After live and compilation offerings in 1995 and 1996, respectively (Bethânia has nearly 100 live LPs in addition to her studio catalog), she recorded Ambar for Odeon, followed by the live Imitação da Vida in 1997. Recorded in Los Angeles and London, it featured guest appearances by Zap Mama and Buarque.
2001's Maricotinha showcased the singer delivering 13 intense romantic songs by composers including Adriana Calcanhotto, Chico Cesar, Lenine, and others. Arranged by Jaime Alem and co-produced by him and Guto Graça Mello, it topped the album charts at home and also charted in Asia, Germany, Spain, and Italy. In addition to an all-star cast of instrumentalists who included Marcio Montarroyos, it featured a guest spot by her nephew Moreno Veloso. Its live companion LP, Maricotinha Ao Vivo, was released the following year, marking the restless Bethânia's debut for Biscoito Fino, her non-exclusive label home.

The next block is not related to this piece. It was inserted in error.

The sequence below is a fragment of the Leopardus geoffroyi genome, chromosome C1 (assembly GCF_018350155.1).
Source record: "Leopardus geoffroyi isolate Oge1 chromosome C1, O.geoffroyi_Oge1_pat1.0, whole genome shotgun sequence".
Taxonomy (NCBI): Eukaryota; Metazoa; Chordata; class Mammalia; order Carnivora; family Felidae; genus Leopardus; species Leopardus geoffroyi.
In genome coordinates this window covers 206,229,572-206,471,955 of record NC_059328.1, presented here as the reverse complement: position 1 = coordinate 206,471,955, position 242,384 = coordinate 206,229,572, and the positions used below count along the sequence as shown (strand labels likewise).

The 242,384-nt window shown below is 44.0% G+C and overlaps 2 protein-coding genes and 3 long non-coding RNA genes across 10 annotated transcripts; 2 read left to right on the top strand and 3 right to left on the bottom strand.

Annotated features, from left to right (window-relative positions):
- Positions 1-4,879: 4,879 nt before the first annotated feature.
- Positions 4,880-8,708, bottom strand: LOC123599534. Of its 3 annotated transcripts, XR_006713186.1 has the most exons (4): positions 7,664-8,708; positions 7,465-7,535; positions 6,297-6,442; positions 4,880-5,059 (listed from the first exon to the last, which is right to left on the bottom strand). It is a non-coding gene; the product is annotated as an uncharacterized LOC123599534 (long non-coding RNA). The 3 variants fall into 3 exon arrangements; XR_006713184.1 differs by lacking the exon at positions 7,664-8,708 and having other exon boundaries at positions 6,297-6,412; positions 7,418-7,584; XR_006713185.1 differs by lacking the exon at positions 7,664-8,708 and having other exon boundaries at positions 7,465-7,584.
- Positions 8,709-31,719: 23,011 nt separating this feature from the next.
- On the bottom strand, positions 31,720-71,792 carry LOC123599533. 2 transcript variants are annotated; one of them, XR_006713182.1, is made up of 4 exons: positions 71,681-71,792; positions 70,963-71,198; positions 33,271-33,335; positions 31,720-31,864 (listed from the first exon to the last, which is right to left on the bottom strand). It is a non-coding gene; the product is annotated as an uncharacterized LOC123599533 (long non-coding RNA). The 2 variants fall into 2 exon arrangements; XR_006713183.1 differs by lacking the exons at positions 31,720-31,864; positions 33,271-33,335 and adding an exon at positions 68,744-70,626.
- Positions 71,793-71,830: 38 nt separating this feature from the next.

2003's Canticos Preces Suplicas A Senhora Dos Jardins Do Ceu offered an album's worth of songs dedicated to the Virgin Mary by Western composers such as J.S. Bach and Franz Schubert, as well as numerous others in the public domain. They were rearranged to reflect a decidedly Brazilian sound (as they were arranged by Veloso, Gil and others). Though Bethânia's recordings often reflected a spiritual point of view -- thanks to her extremely active participation in the Candomble faith -- this marked her first decidedly religious offering.